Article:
By Jennifer Bringle
In 2019, Asheville Specialty Hospital registered nurse Lindsey Bauers faced an almost unimaginable choice. Her father, Lowell Bauers, was in end-stage renal failure, and the only thing that might prolong his life was a kidney transplant. Bauers wanted to give him one of her kidneys, but as a full-time nurse and the mother of a small child, she wasn’t sure how she’d be able to afford the time off work and childcare she’d need during the eight-week recovery period following the transplant.
That’s where the HCA Healthcare Hope Fund came in.
Since 2005, the HCA Healthcare Hope Fund has provided more than 37,000 system employees with more than $61 million in funds for hardships that range from illness and death of a loved one to domestic violence and recovery from natural disasters. More recently, the program has even provided funds for childcare to employees whose children are home from school due to the COVID-19 pandemic.
At Mission Health, Human Resources Coordinator Christine Gowing heads up the program, processing dozens of applications each year and working directly with fund recipients.
“In 2019, for Mission and sister facilities, we assisted with 51 grants for a total of $138,600,” she said. “The issues and financial hardships that come up are all pretty serious, and to be able to provide help to our colleagues when they need it the most is an incredible opportunity. I’m extremely proud to be part of this.”
For Bauers, those funds allowed her to take the necessary time off to recover from her kidney donation.
“I only had so much PTO time, so that was going to be designated to paying my insurance,” Bauers said. “I was out for eight weeks, and I was only getting four weeks’ worth of a paycheck, and I still had to pay bills. You can only save so much, so having the money helped me pay my bills and pay for childcare while my parents weren’t able to watch my daughter.”
Hope Fund grants cap at $5,000, but Gowing said recipients can reapply if there’s an additional financial hardship within the same year. And the program isn’t just about money. Gowing takes a personal interest in all the recipients, offering emotional support along with the financial assistance.
“There’s extended follow-up,” she said. “Every person I deal with almost becomes a member of my family, and I keep in contact with all our recipients. I’m letting them know it’s not just handing them a check—it’s providing that hug through the phone, a reminder that you can always call me if you’re having a bad day.”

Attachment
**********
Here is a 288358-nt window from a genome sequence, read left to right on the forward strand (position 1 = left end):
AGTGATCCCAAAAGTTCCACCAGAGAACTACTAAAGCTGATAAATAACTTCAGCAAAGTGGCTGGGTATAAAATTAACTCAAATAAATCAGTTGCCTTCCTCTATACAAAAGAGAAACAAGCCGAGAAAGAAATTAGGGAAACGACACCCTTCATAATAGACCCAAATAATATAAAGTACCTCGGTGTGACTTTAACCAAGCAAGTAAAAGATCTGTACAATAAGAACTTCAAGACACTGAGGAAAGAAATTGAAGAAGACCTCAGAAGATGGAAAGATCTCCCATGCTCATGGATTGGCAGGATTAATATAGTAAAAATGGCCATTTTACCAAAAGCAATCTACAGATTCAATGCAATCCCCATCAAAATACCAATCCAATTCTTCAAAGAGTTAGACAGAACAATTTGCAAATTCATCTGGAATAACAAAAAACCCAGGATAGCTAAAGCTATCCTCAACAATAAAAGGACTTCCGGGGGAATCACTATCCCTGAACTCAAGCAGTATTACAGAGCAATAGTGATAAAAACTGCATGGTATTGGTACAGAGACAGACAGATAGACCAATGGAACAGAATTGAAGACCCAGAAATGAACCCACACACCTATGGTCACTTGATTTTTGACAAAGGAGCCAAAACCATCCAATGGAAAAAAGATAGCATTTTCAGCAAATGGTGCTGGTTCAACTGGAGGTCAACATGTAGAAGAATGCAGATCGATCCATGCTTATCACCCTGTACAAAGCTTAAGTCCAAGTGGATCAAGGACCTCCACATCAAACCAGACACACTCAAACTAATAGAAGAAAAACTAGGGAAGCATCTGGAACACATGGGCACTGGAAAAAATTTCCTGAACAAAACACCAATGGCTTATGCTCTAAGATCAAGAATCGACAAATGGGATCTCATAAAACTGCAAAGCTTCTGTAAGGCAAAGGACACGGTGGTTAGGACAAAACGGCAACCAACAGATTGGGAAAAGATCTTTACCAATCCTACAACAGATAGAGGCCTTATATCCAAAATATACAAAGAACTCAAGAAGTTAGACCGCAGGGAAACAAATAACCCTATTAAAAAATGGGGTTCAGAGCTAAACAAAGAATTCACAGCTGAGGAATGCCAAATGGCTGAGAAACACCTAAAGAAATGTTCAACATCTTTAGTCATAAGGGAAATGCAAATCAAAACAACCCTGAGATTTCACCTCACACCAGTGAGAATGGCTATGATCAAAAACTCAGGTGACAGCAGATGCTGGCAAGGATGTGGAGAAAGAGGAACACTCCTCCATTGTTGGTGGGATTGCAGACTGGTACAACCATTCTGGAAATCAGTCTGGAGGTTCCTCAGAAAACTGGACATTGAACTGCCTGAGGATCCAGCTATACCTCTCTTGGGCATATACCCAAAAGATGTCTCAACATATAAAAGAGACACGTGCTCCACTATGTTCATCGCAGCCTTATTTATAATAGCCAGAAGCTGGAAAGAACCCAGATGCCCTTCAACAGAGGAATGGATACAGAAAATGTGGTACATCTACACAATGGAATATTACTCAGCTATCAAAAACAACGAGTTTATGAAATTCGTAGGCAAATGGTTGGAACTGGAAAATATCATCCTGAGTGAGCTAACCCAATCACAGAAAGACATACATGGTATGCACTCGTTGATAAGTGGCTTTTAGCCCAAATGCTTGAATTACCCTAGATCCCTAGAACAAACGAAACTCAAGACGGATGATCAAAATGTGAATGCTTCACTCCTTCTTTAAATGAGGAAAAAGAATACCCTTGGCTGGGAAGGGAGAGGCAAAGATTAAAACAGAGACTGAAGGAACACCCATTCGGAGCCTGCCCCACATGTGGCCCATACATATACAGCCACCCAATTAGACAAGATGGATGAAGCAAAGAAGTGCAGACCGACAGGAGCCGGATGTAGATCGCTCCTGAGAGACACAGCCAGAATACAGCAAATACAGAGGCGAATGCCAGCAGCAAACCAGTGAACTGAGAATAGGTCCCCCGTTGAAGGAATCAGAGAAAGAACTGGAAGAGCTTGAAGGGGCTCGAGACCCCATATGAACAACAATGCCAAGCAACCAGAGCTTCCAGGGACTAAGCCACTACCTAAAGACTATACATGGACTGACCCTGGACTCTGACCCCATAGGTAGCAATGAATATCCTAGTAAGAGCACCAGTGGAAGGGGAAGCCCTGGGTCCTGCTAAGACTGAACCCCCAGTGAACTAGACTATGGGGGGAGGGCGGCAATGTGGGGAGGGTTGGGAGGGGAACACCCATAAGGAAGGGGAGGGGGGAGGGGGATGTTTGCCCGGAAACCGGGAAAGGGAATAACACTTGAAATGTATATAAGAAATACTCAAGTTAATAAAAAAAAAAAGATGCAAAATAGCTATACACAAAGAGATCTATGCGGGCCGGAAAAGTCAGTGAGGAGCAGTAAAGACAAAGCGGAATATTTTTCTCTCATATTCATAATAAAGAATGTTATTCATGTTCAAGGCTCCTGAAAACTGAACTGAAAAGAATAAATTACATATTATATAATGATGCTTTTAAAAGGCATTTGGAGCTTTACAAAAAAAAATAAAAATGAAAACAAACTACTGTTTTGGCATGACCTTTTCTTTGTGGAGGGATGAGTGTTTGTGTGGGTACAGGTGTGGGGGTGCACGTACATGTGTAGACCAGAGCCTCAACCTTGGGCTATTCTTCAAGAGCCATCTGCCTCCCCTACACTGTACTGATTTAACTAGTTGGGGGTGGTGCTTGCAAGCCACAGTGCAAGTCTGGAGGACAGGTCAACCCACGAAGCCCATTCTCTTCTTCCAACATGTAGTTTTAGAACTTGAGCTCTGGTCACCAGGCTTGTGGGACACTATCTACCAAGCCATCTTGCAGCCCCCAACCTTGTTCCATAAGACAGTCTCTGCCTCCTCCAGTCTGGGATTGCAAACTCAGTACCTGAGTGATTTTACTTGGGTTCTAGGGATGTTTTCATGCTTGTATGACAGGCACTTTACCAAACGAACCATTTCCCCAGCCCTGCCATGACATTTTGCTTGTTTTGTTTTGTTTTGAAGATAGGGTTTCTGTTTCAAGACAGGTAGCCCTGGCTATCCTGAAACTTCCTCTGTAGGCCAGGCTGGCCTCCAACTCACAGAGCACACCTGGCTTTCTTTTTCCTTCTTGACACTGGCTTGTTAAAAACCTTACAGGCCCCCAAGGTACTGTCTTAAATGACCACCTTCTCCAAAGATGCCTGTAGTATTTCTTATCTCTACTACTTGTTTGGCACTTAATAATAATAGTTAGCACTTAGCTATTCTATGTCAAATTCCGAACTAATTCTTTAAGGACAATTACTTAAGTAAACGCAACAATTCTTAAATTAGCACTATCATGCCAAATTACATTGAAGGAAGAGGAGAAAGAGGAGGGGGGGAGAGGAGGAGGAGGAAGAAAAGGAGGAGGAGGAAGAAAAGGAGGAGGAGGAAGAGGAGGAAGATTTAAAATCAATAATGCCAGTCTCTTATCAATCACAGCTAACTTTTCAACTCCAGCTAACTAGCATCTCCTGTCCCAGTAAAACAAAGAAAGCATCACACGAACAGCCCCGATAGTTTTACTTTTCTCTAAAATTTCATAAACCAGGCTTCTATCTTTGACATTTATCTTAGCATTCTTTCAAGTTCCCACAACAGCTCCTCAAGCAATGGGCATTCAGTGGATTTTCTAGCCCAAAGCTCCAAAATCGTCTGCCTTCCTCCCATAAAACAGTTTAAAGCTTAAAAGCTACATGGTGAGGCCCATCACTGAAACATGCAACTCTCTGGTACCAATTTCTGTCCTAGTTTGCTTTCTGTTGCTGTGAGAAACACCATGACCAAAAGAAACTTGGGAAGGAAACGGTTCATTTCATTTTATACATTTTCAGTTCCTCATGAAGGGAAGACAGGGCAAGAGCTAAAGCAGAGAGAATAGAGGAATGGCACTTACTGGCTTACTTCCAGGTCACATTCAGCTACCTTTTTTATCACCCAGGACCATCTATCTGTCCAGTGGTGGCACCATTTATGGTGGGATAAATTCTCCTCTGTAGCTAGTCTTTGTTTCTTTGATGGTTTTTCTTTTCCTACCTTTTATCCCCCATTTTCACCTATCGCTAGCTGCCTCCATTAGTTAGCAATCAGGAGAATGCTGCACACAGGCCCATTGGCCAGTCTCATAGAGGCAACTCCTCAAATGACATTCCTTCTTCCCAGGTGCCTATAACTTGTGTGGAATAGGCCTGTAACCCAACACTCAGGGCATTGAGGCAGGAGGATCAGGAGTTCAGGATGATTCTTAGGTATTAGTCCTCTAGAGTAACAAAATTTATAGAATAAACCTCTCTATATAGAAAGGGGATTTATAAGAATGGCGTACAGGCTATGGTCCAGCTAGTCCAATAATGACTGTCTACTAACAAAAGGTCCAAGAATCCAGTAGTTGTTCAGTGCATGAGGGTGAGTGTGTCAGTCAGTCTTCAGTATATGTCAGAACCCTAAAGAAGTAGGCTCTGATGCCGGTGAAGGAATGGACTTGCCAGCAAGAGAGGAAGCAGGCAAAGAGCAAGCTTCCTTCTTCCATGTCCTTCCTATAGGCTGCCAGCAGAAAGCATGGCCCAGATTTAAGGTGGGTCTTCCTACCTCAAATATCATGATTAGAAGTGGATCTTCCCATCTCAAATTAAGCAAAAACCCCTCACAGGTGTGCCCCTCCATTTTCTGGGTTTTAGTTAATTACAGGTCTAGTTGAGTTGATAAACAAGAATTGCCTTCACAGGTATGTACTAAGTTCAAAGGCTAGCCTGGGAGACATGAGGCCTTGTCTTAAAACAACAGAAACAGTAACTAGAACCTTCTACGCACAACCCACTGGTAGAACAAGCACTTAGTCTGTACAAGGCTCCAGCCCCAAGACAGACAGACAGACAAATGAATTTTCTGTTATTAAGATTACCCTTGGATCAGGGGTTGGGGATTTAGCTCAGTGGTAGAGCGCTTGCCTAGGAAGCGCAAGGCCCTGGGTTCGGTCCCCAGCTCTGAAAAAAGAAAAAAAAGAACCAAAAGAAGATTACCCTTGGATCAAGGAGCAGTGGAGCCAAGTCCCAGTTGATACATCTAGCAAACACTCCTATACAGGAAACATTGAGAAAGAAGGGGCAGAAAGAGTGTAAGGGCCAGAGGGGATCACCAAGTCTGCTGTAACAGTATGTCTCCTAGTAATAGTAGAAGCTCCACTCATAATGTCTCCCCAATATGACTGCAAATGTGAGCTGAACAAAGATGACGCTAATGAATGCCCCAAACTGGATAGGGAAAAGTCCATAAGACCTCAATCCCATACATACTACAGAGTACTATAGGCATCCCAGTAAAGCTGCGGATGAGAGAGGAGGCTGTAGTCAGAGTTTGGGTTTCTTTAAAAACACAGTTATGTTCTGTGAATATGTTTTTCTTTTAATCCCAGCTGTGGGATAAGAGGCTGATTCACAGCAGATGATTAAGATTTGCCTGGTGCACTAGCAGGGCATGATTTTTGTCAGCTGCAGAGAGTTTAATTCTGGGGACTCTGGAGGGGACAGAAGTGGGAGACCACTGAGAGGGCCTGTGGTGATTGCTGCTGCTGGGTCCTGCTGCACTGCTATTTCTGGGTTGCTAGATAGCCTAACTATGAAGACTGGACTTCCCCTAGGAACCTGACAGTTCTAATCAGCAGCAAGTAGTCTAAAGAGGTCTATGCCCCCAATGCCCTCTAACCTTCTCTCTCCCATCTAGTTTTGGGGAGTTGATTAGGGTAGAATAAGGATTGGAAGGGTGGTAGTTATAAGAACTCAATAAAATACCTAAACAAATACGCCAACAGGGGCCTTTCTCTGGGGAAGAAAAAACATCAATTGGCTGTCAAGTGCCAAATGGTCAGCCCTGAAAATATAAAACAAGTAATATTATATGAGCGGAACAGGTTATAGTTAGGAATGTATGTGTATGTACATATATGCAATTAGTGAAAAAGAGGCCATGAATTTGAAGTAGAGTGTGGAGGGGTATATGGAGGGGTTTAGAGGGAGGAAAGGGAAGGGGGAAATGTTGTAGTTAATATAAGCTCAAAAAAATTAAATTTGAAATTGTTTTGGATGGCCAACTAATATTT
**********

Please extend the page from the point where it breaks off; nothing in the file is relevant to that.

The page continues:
For Bauers, the support she received through the HCA Healthcare Hope Fund did far more than just pay her bills and provide childcare. It made it possible for her to give her father a second chance at life.
“My dad’s whole personality has changed since getting a kidney,” she said. “He has a new lease on life, and he wants to share that with everyone, which is great. He’s no longer on dialysis, and he can travel and go camping—he can even get in our hot tub now. He was always quiet and reserved and didn’t say much or express his opinion, and now he doesn’t stop talking. He talks constantly, and he’s always sharing something with us—it’s really great.”
Gowing said cases like Bauer’s are exactly what the HCA Healthcare Hope Fund is all about, and she feels grateful that HCA and Mission Health make it possible for her to have such an important impact on the lives of her colleagues.
“That’s just one of so many stories I’ve been part of since I’ve even been working with the HCA Healthcare Hope Fund,” Gowing said. “It’s incredible, and I always keep a box of tissues on hand, because you’re going to need them. In the world we live in right now, there’s so much going on, and where do you go to get a hug these days? When we have those conversations, it’s like I’m there embracing them. I want them to feel loved.”
Christine Gowing is a Human Resources Coordinator at Mission Health.